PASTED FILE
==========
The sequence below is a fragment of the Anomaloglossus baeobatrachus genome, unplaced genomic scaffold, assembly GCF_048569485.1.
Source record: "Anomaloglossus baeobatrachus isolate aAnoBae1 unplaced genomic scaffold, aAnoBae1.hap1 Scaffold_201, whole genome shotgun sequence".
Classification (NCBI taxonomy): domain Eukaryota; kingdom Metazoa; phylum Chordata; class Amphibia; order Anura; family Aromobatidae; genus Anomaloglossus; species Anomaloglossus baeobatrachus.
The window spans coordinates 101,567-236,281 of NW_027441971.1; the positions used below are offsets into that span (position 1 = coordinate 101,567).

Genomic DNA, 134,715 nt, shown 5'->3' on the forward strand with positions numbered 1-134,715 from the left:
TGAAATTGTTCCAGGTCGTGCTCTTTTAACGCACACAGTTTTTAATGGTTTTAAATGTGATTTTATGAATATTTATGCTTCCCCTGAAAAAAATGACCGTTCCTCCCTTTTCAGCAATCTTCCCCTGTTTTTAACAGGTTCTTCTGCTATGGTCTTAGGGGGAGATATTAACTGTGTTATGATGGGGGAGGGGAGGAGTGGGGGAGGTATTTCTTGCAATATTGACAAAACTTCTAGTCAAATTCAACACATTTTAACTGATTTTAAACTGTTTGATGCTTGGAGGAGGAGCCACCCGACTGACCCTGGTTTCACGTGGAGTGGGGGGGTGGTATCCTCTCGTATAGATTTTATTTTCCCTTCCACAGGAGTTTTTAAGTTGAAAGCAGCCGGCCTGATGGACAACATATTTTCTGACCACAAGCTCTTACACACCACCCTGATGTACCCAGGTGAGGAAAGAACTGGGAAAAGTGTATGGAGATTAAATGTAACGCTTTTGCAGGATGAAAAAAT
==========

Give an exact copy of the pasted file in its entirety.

The sequence below is a fragment of the Anomaloglossus baeobatrachus genome, unplaced genomic scaffold, assembly GCF_048569485.1.
Source record: "Anomaloglossus baeobatrachus isolate aAnoBae1 unplaced genomic scaffold, aAnoBae1.hap1 Scaffold_201, whole genome shotgun sequence".
Classification (NCBI taxonomy): domain Eukaryota; kingdom Metazoa; phylum Chordata; class Amphibia; order Anura; family Aromobatidae; genus Anomaloglossus; species Anomaloglossus baeobatrachus.
The window spans coordinates 101,567-236,281 of NW_027441971.1; the positions used below are offsets into that span (position 1 = coordinate 101,567).

Genomic DNA, 134,715 nt, shown 5'->3' on the forward strand with positions numbered 1-134,715 from the left:
TGAAATTGTTCCAGGTCGTGCTCTTTTAACGCACACAGTTTTTAATGGTTTTAAATGTGATTTTATGAATATTTATGCTTCCCCTGAAAAAAATGACCGTTCCTCCCTTTTCAGCAATCTTCCCCTGTTTTTAACAGGTTCTTCTGCTATGGTCTTAGGGGGAGATATTAACTGTGTTATGATGGGGGAGGGGAGGAGTGGGGGAGGTATTTCTTGCAATATTGACAAAACTTCTAGTCAAATTCAACACATTTTAACTGATTTTAAACTGTTTGATGCTTGGAGGAGGAGCCACCCGACTGACCCTGGTTTCACGTGGAGTGGGGGGGTGGTATCCTCTCGTATAGATTTTATTTTCCCTTCCACAGGAGTTTTTAAGTTGAAAGCAGCCGGCCTGATGGACAACATATTTTCTGACCACAAGCTCTTACACACCACCCTGATGTACCCAGGTGAGGAAAGAACTGGGAAAAGTGTATGGAGATTAAATGTAACGCTTTTGCAGGATGAAAAAAT